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Tory Leader O’Toole wants less western alienation, greater use of natural resources

Tuesday, August 25, 2020 @ 4:24 PM | By Terry Davidson


In his first press conference as leader of Canada’s Conservative Party, Erin O’Toole said he is ready for a federal election and talked of needing a plan to expedite COVID-19 aid and use the country’s “strength in natural resources” to reverse the economic downturn.

It was the late morning of Aug. 25 that O’Toole stepped in front of news reporters for his first formal news conference since being elected by the party to take the place of outgoing leader Andrew Scheer.

Erin O’Toole, new leader of the Conservative Party of Canada

O’Toole talked of needs: the need to have ethical government; the need to break down the walls of “western alienation”; the need have a solid plan to get through the ongoing health crisis; the need for a unified and inclusive country.

“I want more Canadians to see a Conservative when they look in the mirror — union members, small business owners, new Canadians and more women,” said O’Toole. “If you want the opportunity to work hard to provide for your family, you should be voting Conservative.”

O’Toole’s election as Tory leader comes during turbulent times for the ruling Liberals.   

On Aug. 18 embattled Prime Minister Justin Trudeau prorogued Parliament, saying the country needed a throne speech so a new plan could be put forth on how to deal with the health crisis.

Tories, however, have accused Trudeau of dissolving Parliament to stifle House of Commons committee investigations into why he and former finance minister Bill Morneau failed to recuse themselves from a cabinet decision to award a student grant contract to WE Charity, even though both men had family members who benefited financially from the organization.

Parliament will resume Sept. 23. But if the Liberals’ reset plan falls to a confidence vote, Canadians would find themselves headed for an earlier-than-planned election.

“Justin Trudeau would rather play politics than do his job,” said O’Toole. “Even now, with our country still in a crisis, he may be trying to trigger an early election. Because of that, I may soon be asking Canadians for the chance to serve as prime minister so we can get this country back on track.”

O’Toole did not get into which way his party will go with a confidence vote.

O’Toole mentioned an Aug. 24 meeting with Trudeau — his first as Tory leader — and said he raised “deep concerns” about the alienation of Western Canada and expressed a need “to address real and serious national … unity issues.”

During a short question and answer session, O’Toole was asked about this and what could be done during the ongoing COVID-19 pandemic.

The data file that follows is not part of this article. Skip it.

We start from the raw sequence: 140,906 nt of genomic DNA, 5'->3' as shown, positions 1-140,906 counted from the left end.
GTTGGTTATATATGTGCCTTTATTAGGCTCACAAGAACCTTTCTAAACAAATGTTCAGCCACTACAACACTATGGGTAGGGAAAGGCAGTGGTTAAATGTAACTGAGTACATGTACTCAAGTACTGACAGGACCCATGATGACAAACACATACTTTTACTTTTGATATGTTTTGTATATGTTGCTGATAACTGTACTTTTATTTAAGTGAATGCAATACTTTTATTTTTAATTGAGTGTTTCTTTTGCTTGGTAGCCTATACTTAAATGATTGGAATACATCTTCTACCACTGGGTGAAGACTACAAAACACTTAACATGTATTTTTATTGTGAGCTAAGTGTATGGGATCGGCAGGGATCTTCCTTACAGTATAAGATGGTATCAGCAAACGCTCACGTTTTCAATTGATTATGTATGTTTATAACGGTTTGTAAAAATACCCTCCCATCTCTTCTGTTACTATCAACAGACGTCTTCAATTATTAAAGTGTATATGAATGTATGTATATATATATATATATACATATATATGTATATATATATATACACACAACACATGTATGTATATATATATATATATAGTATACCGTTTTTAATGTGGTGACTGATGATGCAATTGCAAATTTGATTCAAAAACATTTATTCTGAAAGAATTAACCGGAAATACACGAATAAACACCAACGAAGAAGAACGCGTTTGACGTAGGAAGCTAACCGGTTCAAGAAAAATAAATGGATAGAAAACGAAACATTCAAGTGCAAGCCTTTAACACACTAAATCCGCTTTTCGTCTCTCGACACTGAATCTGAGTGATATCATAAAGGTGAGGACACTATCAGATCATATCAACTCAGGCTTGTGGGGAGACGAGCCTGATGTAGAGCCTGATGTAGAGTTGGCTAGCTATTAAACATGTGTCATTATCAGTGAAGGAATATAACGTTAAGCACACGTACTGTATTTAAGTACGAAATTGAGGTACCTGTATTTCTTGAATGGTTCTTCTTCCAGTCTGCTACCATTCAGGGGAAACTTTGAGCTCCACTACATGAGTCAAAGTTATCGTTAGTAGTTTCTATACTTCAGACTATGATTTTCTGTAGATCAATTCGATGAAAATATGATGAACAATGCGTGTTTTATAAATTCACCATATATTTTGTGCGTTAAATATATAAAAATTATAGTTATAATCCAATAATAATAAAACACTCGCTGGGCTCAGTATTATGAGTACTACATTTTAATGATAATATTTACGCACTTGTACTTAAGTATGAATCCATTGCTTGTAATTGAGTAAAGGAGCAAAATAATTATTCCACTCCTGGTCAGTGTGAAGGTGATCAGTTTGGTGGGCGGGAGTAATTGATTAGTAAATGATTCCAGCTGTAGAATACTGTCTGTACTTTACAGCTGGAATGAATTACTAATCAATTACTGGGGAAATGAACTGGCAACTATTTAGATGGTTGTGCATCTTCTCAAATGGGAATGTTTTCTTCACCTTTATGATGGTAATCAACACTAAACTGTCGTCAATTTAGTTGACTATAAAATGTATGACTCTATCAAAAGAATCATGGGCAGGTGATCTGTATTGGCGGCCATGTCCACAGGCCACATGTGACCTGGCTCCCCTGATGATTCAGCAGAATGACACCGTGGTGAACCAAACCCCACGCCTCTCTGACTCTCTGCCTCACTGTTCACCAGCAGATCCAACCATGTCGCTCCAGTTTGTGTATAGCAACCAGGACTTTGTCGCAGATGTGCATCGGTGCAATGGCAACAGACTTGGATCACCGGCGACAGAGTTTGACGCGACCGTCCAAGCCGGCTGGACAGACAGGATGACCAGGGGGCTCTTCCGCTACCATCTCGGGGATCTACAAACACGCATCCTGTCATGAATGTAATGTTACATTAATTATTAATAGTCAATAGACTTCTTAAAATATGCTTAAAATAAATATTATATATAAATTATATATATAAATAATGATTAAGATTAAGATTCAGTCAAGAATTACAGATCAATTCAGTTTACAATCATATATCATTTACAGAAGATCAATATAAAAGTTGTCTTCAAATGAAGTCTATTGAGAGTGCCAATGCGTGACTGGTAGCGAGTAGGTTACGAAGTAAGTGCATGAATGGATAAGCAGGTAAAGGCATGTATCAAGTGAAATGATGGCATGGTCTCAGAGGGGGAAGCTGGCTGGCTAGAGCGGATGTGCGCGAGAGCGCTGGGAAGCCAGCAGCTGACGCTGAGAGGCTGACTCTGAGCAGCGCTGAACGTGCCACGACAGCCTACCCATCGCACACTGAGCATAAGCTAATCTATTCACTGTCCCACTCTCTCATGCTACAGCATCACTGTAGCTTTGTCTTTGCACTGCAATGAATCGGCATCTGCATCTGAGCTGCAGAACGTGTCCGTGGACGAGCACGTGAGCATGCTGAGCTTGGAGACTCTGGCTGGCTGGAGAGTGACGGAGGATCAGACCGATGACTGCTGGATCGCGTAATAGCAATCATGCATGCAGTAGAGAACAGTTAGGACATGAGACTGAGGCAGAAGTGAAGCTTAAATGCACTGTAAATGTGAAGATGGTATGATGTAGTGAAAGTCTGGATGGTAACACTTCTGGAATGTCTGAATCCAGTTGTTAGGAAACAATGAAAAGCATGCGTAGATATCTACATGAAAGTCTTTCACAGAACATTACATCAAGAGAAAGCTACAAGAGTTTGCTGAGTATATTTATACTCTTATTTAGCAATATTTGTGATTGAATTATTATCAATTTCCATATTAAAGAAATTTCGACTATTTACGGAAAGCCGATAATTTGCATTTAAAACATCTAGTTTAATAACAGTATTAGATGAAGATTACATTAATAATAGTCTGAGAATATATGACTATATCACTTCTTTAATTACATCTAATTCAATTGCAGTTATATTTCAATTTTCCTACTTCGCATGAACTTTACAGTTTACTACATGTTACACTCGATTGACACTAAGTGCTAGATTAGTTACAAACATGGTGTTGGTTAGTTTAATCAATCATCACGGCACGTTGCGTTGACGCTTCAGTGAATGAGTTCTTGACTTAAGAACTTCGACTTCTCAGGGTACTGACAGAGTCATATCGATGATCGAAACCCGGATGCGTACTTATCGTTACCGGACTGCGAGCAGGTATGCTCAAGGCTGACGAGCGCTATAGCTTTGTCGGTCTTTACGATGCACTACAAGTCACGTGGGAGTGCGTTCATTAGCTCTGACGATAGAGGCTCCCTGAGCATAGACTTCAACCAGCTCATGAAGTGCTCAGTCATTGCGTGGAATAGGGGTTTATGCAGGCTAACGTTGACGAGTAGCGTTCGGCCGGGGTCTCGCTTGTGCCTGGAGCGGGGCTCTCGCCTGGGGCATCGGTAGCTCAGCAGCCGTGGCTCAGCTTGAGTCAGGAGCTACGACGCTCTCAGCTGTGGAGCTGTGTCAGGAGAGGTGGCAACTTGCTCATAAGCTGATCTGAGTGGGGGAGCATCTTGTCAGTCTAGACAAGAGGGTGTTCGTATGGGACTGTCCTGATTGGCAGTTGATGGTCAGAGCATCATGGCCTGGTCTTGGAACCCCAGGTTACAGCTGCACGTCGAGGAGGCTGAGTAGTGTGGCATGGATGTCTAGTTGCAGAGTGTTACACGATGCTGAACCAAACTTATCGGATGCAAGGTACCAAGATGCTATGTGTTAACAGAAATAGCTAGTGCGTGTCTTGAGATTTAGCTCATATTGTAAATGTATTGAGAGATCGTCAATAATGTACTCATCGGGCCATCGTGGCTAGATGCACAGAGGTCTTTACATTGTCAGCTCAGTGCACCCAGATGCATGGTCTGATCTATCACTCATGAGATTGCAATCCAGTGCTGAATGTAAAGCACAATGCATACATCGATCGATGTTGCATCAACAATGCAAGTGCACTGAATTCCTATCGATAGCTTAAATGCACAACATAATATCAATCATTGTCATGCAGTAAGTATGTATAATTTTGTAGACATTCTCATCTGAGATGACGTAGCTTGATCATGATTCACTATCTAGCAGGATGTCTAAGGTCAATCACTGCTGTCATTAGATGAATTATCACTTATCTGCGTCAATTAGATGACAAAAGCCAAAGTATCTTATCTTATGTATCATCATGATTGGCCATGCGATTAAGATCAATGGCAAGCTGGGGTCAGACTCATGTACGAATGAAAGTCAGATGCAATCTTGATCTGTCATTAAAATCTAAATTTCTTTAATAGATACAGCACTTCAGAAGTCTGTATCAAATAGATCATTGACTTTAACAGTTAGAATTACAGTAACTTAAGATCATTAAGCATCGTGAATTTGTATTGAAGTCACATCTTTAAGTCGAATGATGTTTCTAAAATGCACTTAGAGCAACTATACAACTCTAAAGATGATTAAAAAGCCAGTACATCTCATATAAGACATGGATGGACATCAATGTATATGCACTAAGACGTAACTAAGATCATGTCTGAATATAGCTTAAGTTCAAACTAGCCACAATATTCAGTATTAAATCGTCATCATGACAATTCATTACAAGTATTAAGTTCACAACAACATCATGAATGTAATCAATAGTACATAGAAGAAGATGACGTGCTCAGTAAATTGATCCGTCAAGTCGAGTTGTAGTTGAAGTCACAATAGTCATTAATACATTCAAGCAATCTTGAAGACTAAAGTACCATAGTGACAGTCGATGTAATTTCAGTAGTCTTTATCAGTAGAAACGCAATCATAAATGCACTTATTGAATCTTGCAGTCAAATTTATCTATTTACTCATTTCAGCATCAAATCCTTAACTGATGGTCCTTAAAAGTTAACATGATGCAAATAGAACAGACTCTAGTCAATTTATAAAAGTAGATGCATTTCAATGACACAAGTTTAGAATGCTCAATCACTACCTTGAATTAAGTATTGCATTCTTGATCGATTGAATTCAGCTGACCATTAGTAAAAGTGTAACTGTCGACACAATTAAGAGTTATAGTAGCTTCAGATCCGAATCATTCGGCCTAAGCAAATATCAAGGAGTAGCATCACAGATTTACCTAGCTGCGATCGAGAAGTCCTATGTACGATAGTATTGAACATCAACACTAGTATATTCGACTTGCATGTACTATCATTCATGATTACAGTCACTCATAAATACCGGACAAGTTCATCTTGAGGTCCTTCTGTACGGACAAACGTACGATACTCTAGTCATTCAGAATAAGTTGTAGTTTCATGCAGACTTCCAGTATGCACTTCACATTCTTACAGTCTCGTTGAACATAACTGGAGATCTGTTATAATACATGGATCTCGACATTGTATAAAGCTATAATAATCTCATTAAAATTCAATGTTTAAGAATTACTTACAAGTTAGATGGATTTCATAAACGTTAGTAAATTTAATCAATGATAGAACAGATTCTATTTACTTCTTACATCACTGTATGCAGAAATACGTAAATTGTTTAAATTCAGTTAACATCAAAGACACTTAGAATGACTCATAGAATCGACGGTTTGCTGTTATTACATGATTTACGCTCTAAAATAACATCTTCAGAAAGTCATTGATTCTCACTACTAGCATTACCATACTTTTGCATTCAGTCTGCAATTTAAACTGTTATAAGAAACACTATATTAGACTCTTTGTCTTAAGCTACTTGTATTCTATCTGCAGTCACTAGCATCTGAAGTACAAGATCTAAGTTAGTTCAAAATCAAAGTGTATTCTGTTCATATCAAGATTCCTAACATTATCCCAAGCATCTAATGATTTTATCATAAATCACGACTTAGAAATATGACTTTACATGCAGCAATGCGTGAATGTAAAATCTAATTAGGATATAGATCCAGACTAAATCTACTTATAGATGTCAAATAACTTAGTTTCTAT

He talked of the West’s wealth of natural resources.  

“The reason I raised that question directly with the prime minister … is they are planning a throne speech and economic rebuilding plan, and if they continue to leave out the ability for our resource sector to get Canadian resources to market, we’re going to see more western alienation. We’re going to see less jobs and opportunity for Canadians in Ontario and Atlantic Canada. So, we need to make sure that Canada’s strength in natural resources is part of that economic plan. We can do that while reducing greenhouse gas emissions, but we have to be proud of what we produce here in Canada.”

The long-standing sore spot of western province alienation includes a dispute between Ottawa and Alberta over the Trans Mountain pipeline in B.C. and Saskatchewan’s protest of the federal carbon tax.

According to a 2018 Ipsos poll, three-quarters of western Canadians believe “there is a unique western Canadian identity.”

O’Toole talked of a need for greater respect for provincial autonomy and less of an “Ottawa knows best” approach.

“It has to do with the ability of any Canadian province to live to its potential and provide job opportunities for its people. It’s about respecting our Constitution and … provincial autonomy in areas of the economy and a number of areas. It’s about collaboration, not confrontation, and we’ve seen a Liberal government, over four years, force an ‘Ottawa knows best’ approach — not just in the West, but with Quebec, with Ontario. I want to make sure we partner for the well-being of Canadians.”

O’Toole was also asked about Tory concerns around how the Liberals have handled COVID-19 aid provision and what he thinks should be done differently.  

“I think the Liberal Party was a month and a half slow with the border [controls], slow with [personal protective equipment] and slow with the wage subsidy and economic responses. I’m here to fight for the well-being of Canadians across the country and for better solutions, faster responses and excellence in government. … If Mr. Trudeau thinks he can play some games with the new leader and force an election, we’ll be ready, but I will also hold him to account.”

If you have any information, story ideas or news tips for The Lawyer’s Daily, please contact Terry Davidson at t.davidson@lexisnexis.ca or call 905-415-5899.